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Molecular Medicine

, Volume 21, Issue 1, pp 430–441 | Cite as

Modular Transcriptional Networks of the Host Pulmonary Response during Early and Late Pneumococcal Pneumonia

  • Brendon P. Scicluna
  • Miriam H. van Lieshout
  • Dana C. Blok
  • Sandrine Florquin
  • Tom van der Poll
Research Article

Abstract

Streptococcus pneumoniae (Spneu) remains the most lethal bacterial pathogen and the dominant agent of community-acquired pneumonia. Treatment has perennially focused on the use of antibiotics, albeit scrutinized due to the occurrence of antibiotic-resistant Spneu strains. Immunomodulatory strategies have emerged as potential treatment options. Although promising, immunomodulation can lead to improper tissue functions either at steady state or upon infectious challenge. This argues for the availability of tools to enable a detailed assessment of whole pulmonary functions during the course of infection, not only those functions biased to the defense response. Thus, through the use of an unbiased tissue microarray and bioinformatics approach, we aimed to construct a comprehensive map of whole-lung transcriptional activity and cellular pathways during the course of pneumococcal pneumonia. We performed genome-wide transcriptional analysis of whole lungs before and 6 and 48 h after Spneu infection in mice. The 4,000 most variable transcripts across all samples were used to assemble a gene coexpression network comprising 13 intercorrelating modules (clusters of genes). Fifty-four percent of this whole-lung transcriptional network was altered 6 and 48 h after Spneu infection. Canonical signaling pathway analysis uncovered known pathways imparting protection, including IL17A/IL17F signaling and previously undetected mechanisms that included lipid metabolism. Through in silico prediction of cell types, pathways were observed to enrich for distinct cell types such as a novel stromal cell lipid metabolism pathway. These cellular mechanisms were furthermore anchored at functional hub genes of cellular fate, differentiation, growth and transcription. Collectively, we provide a benchmark unsupervised map of whole-lung transcriptional relationships and cellular activity during early and late pneumococcal pneumonia.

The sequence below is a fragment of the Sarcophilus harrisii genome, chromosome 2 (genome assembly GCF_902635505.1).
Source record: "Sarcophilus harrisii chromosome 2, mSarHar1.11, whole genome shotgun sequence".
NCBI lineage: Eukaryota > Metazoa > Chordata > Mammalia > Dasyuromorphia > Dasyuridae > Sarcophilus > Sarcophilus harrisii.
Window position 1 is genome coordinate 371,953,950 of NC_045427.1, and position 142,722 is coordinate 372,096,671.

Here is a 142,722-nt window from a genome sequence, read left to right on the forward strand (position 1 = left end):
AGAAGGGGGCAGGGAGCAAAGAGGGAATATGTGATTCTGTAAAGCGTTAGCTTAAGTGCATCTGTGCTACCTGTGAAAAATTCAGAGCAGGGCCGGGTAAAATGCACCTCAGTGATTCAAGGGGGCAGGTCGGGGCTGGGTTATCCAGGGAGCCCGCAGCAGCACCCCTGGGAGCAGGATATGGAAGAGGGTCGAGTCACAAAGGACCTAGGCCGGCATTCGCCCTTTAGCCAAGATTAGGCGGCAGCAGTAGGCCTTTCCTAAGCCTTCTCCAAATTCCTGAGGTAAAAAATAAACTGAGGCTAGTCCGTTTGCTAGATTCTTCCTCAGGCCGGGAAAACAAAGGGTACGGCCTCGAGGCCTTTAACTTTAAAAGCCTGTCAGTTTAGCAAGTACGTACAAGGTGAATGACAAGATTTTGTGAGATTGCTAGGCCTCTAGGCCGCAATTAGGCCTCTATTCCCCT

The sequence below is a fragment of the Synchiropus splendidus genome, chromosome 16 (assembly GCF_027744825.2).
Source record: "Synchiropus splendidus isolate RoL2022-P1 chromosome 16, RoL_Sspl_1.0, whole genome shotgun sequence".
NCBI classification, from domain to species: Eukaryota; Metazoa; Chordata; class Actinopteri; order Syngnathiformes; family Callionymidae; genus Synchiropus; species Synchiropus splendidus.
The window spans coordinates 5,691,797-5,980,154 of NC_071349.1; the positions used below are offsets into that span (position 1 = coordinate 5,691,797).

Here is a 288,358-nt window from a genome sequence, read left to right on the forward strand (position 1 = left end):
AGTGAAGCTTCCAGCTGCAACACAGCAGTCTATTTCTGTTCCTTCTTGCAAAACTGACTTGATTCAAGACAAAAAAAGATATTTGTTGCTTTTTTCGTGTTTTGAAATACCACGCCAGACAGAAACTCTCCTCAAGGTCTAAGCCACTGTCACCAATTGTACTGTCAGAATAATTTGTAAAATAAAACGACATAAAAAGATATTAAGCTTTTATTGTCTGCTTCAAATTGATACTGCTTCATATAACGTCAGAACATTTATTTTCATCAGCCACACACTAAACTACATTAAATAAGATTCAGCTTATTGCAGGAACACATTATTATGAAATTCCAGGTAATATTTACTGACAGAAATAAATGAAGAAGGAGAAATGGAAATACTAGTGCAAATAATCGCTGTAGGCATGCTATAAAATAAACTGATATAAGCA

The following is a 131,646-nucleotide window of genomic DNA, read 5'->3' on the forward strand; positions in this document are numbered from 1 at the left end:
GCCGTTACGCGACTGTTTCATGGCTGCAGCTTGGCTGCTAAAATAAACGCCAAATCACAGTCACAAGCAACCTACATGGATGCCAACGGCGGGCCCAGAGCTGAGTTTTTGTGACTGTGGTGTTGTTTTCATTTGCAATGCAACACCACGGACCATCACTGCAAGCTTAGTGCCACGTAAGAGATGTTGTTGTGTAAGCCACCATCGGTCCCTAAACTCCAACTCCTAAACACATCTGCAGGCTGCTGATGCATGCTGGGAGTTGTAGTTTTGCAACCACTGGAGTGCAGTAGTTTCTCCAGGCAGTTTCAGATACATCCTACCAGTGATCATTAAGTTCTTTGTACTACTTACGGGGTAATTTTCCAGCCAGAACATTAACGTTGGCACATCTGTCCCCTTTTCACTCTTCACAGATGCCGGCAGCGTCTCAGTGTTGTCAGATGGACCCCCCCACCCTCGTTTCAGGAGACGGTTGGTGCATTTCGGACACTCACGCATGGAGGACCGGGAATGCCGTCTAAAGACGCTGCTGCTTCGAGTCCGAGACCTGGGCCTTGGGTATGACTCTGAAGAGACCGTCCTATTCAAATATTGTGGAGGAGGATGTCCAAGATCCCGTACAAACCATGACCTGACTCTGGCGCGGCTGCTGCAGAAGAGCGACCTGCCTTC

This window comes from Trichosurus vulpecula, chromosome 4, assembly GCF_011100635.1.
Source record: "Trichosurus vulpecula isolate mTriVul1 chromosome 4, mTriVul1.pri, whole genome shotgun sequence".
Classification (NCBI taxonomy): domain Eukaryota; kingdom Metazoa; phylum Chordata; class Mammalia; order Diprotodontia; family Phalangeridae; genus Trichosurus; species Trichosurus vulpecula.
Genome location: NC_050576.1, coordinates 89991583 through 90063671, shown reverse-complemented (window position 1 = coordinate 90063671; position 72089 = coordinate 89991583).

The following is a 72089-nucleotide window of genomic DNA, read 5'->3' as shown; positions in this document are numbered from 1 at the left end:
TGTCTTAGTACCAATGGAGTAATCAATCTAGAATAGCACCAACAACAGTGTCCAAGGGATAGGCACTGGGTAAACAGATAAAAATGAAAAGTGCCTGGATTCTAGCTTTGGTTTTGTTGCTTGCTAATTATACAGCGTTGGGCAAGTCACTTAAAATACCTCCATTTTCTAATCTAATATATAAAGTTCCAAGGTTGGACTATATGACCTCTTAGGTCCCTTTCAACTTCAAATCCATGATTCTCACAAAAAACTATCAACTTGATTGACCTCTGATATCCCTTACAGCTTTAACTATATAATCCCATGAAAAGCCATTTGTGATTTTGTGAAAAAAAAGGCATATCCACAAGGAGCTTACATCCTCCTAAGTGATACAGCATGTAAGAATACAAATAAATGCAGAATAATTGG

Notes

Acknowledgments

We thank Joost Daalhuisen and Regina de Beer for expert technical assistance and the animal caretakers of the AMC animal research core facility.

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Authors and Affiliations

  • Brendon P. Scicluna
    • 1
  • Miriam H. van Lieshout
    • 1
  • Dana C. Blok
    • 1
  • Sandrine Florquin
    • 2
  • Tom van der Poll
    • 1
    • 3
  1. 1.Center for Experimental Molecular Medicine and Center for Infection and Immunity AmsterdamUniversity of AmsterdamAmsterdamThe Netherlands
  2. 2.Department of Pathology, Academic Medical CenterUniversity of AmsterdamAmsterdamThe Netherlands
  3. 3.Division of Infectious Diseases, Academic Medical CenterUniversity of AmsterdamAmsterdamThe Netherlands

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